That’s a question I’ve been wondering about since UK retail electricity prices started rising and suppliers started going bust in droves. And I am not the only one. Here’s Enel CEO Francesco Starace speaking to CNBC back in the summer:
If you look at Europe this [electricity price spike] was quite easy to predict. 2021 is the first year in which the ETS (Emissions Trading Scheme) gets into this mechanism of cutting quotas as the slack shows up, and that’s working, and I think that is something that everyone was expecting to work and it’s doing the job. The question is whether this will become too much, or whether politicians will be able to understand that they have to be part of this game, and use fiscal levers to mitigate the impact on the most vulnerable customers.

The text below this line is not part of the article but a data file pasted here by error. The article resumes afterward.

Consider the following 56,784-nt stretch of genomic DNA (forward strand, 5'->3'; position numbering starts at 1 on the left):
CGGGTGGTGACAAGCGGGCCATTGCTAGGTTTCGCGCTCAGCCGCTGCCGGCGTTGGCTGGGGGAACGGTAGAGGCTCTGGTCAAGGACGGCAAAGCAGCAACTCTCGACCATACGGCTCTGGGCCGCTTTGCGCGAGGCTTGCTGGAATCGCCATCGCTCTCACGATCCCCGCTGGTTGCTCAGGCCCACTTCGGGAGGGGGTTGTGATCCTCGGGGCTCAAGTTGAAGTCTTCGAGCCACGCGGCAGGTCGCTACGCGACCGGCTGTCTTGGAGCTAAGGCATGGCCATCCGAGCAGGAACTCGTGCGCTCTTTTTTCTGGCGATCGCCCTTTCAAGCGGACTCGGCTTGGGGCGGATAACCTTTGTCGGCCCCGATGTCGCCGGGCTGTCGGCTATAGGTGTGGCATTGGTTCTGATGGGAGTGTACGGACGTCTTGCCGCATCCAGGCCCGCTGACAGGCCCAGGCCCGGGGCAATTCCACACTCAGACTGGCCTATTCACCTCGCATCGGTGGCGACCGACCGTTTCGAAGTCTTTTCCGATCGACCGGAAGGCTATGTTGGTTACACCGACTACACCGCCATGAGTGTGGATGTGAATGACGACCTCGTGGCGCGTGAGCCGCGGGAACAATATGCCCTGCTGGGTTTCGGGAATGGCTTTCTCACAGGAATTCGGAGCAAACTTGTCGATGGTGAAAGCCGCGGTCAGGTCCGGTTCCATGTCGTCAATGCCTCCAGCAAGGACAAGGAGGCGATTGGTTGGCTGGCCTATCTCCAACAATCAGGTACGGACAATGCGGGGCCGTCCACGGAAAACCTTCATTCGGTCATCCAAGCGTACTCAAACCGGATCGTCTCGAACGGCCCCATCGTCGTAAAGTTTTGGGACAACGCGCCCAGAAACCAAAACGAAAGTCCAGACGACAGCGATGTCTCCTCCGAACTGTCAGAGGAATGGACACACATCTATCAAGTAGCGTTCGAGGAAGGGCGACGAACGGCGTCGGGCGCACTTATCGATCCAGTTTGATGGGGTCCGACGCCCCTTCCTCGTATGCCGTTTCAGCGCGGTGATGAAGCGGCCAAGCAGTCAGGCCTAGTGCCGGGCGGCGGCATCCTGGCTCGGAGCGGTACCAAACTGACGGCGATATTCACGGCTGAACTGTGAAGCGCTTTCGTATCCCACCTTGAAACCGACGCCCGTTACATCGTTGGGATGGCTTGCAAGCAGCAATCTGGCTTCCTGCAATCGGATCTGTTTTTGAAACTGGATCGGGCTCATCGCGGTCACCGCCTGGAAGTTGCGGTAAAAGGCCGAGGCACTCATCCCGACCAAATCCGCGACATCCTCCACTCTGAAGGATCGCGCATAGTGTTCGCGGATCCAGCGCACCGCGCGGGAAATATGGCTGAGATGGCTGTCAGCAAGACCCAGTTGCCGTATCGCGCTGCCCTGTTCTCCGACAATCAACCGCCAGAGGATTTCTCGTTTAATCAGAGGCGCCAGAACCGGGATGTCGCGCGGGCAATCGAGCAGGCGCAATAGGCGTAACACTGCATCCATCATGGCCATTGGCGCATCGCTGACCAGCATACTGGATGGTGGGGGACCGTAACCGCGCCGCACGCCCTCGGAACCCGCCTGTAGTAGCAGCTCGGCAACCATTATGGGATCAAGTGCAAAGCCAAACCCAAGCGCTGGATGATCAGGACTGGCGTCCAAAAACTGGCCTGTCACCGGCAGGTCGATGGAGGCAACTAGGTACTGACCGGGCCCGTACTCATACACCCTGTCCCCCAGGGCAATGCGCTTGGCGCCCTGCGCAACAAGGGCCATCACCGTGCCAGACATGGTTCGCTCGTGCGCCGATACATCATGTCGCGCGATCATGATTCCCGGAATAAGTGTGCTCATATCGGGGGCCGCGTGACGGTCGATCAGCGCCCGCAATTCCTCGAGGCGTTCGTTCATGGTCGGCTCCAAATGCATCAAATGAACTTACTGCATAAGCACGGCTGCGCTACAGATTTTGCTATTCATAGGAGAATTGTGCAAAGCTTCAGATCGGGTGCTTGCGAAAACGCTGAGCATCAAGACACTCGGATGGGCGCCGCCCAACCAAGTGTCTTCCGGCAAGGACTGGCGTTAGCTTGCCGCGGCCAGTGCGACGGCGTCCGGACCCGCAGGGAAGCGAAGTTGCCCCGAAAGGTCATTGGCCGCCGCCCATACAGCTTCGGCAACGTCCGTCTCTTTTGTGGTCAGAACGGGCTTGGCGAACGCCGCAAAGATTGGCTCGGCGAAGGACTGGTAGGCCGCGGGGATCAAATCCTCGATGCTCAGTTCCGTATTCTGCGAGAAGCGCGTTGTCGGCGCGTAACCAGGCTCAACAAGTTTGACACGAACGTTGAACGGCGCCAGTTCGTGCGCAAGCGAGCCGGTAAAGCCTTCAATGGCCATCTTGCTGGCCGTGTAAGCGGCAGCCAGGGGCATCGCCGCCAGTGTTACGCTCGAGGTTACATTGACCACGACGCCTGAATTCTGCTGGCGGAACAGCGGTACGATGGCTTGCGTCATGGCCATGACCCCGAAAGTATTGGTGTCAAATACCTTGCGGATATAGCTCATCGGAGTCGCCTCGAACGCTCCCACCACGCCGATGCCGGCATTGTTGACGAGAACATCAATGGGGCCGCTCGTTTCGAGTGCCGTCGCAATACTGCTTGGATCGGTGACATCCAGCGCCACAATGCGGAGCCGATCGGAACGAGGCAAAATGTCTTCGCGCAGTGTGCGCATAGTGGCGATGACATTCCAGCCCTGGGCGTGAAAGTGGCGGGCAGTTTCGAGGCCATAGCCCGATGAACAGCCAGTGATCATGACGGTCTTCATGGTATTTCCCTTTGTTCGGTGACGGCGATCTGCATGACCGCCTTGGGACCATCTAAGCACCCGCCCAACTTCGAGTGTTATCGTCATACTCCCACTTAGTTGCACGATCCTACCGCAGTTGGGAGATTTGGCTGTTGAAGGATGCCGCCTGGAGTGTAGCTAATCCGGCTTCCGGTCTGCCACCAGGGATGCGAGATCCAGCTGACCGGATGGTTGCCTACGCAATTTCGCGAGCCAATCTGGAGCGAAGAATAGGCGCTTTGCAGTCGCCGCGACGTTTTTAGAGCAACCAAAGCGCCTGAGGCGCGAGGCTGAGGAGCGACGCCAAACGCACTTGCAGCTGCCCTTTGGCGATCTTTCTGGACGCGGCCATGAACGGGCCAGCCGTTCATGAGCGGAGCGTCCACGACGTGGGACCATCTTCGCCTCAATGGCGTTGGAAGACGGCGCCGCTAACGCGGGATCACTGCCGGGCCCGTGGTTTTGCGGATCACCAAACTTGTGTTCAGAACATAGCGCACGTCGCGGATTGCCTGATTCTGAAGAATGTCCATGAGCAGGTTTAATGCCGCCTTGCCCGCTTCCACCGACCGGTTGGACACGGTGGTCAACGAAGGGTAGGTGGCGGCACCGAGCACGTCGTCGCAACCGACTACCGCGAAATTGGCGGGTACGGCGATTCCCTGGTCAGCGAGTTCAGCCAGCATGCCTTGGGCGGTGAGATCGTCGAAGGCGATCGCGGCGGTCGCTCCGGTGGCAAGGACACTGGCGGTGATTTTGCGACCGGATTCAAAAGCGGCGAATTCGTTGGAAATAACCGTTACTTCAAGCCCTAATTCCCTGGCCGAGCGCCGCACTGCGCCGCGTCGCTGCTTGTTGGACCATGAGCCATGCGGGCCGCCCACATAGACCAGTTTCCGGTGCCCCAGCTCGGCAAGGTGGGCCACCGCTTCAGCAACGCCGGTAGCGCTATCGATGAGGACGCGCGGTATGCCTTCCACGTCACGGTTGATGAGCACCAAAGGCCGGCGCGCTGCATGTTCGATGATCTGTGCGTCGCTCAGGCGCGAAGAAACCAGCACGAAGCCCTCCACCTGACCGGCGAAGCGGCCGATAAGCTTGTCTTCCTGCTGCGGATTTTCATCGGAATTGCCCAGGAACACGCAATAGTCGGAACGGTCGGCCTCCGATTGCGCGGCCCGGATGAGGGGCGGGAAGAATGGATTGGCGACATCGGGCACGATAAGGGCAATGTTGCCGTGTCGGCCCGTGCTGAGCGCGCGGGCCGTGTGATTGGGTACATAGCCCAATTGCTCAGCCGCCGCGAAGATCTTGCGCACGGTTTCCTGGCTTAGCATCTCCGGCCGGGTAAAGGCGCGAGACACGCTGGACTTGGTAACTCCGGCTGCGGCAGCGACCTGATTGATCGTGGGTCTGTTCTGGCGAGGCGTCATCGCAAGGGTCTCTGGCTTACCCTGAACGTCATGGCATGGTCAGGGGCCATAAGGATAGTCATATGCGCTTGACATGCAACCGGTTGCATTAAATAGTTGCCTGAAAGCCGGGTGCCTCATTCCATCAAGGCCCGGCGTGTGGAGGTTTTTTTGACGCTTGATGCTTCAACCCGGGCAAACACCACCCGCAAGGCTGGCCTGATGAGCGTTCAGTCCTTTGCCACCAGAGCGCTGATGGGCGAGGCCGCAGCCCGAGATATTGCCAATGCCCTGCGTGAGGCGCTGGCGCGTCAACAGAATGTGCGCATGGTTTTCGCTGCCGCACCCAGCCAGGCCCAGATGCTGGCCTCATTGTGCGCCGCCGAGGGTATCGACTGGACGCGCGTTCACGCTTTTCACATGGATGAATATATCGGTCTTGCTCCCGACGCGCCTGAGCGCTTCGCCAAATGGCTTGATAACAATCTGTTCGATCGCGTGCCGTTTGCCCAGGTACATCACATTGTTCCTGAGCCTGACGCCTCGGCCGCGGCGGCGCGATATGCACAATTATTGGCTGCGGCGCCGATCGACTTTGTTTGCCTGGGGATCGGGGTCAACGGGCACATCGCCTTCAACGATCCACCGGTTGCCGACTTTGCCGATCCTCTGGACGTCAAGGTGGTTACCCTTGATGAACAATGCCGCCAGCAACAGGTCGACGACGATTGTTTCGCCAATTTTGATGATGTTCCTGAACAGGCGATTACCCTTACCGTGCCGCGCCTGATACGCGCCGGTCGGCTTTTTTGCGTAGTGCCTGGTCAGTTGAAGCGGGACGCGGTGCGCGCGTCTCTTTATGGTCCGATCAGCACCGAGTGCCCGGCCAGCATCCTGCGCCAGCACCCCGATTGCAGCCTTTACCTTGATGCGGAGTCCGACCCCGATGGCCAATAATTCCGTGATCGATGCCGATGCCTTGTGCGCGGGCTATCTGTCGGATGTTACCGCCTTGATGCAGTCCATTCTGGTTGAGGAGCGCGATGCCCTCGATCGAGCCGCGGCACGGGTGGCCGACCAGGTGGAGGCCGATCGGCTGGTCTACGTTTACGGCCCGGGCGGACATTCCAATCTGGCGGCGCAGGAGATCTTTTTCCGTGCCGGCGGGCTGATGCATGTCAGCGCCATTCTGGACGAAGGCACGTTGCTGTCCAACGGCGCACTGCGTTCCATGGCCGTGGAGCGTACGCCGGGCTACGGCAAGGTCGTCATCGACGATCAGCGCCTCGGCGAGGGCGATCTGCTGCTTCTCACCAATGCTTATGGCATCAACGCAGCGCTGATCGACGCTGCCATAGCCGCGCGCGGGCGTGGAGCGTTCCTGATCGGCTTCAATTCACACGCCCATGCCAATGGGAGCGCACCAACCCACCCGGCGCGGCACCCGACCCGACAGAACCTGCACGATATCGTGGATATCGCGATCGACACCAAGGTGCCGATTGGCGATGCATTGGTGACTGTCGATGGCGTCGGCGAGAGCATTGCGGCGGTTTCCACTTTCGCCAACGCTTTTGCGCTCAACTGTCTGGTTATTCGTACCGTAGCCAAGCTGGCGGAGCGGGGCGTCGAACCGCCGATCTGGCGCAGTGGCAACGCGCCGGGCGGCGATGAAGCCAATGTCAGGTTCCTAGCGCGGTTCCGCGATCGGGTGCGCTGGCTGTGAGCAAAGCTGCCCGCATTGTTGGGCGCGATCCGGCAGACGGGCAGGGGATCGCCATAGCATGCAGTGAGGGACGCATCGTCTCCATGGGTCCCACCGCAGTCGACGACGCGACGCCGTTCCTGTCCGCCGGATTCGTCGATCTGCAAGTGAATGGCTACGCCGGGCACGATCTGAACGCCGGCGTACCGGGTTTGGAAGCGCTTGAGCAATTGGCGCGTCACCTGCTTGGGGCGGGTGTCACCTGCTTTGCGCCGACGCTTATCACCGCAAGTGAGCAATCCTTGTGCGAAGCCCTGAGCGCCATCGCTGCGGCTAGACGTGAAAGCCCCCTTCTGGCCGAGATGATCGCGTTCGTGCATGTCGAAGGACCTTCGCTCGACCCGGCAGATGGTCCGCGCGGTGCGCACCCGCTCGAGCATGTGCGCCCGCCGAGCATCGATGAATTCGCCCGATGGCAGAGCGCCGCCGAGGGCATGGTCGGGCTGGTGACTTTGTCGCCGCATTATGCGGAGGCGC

No doubt there are also other factors at work, but one way and another we here in the
United Kingdom seem be losing “this game” by many a mile at the moment.
Those “most vulnerable customers” are currently feeling the impact, as indeed are we when perusing our own electricity bills. I’ve been documenting that impact via videos of our own local friendly neighbourhood wind turbine at Upper Tremail when the wind is blowing, thanks to both Storm Arwen: